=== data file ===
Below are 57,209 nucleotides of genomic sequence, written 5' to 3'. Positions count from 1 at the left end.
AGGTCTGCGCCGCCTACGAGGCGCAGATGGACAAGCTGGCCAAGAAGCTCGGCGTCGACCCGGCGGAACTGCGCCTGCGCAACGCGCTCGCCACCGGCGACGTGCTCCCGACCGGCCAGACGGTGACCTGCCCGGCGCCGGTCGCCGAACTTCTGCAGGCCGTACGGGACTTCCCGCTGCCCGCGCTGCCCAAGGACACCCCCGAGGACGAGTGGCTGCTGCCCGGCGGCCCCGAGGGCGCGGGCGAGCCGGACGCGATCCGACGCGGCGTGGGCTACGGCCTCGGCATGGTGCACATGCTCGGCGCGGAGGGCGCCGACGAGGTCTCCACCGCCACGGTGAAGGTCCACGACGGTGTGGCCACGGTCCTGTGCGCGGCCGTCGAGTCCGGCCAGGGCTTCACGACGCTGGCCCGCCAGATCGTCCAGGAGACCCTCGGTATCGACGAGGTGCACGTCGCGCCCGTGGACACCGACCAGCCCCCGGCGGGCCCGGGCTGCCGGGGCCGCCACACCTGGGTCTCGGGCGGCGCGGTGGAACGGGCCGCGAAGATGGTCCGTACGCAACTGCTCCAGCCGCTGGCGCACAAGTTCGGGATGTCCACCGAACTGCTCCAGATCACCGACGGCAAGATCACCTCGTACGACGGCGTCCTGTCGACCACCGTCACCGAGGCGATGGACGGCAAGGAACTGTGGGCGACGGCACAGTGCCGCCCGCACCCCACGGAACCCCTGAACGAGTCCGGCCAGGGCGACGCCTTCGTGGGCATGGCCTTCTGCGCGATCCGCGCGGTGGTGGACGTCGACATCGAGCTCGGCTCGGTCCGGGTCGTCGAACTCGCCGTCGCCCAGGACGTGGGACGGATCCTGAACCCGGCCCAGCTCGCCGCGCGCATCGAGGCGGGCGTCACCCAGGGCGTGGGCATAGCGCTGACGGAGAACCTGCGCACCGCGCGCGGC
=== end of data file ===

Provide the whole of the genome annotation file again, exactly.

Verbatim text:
Below are 57,209 nucleotides of genomic sequence, written 5' to 3'. Positions count from 1 at the left end.
AGGTCTGCGCCGCCTACGAGGCGCAGATGGACAAGCTGGCCAAGAAGCTCGGCGTCGACCCGGCGGAACTGCGCCTGCGCAACGCGCTCGCCACCGGCGACGTGCTCCCGACCGGCCAGACGGTGACCTGCCCGGCGCCGGTCGCCGAACTTCTGCAGGCCGTACGGGACTTCCCGCTGCCCGCGCTGCCCAAGGACACCCCCGAGGACGAGTGGCTGCTGCCCGGCGGCCCCGAGGGCGCGGGCGAGCCGGACGCGATCCGACGCGGCGTGGGCTACGGCCTCGGCATGGTGCACATGCTCGGCGCGGAGGGCGCCGACGAGGTCTCCACCGCCACGGTGAAGGTCCACGACGGTGTGGCCACGGTCCTGTGCGCGGCCGTCGAGTCCGGCCAGGGCTTCACGACGCTGGCCCGCCAGATCGTCCAGGAGACCCTCGGTATCGACGAGGTGCACGTCGCGCCCGTGGACACCGACCAGCCCCCGGCGGGCCCGGGCTGCCGGGGCCGCCACACCTGGGTCTCGGGCGGCGCGGTGGAACGGGCCGCGAAGATGGTCCGTACGCAACTGCTCCAGCCGCTGGCGCACAAGTTCGGGATGTCCACCGAACTGCTCCAGATCACCGACGGCAAGATCACCTCGTACGACGGCGTCCTGTCGACCACCGTCACCGAGGCGATGGACGGCAAGGAACTGTGGGCGACGGCACAGTGCCGCCCGCACCCCACGGAACCCCTGAACGAGTCCGGCCAGGGCGACGCCTTCGTGGGCATGGCCTTCTGCGCGATCCGCGCGGTGGTGGACGTCGACATCGAGCTCGGCTCGGTCCGGGTCGTCGAACTCGCCGTCGCCCAGGACGTGGGACGGATCCTGAACCCGGCCCAGCTCGCCGCGCGCATCGAGGCGGGCGTCACCCAGGGCGTGGGCATAGCGCTGACGGAGAACCTGCGCACCGCGCGCGGC